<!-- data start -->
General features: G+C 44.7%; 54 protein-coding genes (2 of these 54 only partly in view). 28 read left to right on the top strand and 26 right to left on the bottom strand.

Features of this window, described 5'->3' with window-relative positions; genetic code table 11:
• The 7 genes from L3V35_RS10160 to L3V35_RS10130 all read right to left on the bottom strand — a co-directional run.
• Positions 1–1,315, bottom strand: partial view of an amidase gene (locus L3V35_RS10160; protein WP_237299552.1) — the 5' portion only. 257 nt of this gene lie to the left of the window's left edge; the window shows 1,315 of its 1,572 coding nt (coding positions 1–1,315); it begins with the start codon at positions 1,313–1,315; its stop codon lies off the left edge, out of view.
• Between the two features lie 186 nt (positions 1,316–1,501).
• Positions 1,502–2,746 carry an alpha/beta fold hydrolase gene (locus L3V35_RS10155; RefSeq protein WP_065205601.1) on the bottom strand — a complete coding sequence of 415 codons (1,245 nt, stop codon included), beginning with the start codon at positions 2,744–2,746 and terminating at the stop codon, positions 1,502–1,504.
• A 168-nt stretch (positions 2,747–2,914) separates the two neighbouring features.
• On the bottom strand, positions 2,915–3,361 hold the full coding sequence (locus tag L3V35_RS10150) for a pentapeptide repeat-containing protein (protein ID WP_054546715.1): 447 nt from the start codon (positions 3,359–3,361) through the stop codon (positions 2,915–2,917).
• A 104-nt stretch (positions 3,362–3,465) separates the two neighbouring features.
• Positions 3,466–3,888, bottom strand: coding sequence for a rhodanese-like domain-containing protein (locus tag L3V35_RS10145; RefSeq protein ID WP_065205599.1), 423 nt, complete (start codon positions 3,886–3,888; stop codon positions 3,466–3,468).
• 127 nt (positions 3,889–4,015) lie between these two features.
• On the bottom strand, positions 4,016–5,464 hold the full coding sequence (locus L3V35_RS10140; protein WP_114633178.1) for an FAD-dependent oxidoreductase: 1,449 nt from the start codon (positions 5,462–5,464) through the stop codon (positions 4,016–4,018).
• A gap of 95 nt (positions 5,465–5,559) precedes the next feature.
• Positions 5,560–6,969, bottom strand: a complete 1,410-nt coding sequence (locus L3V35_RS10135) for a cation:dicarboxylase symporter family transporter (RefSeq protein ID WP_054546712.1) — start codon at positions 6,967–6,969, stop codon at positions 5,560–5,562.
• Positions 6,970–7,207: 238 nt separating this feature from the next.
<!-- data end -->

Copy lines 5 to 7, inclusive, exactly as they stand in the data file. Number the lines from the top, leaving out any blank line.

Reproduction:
• Between the two features lie 186 nt (positions 1,316–1,501).
• Positions 1,502–2,746 carry an alpha/beta fold hydrolase gene (locus L3V35_RS10155; RefSeq protein WP_065205601.1) on the bottom strand — a complete coding sequence of 415 codons (1,245 nt, stop codon included), beginning with the start codon at positions 2,744–2,746 and terminating at the stop codon, positions 1,502–1,504.
• A 168-nt stretch (positions 2,747–2,914) separates the two neighbouring features.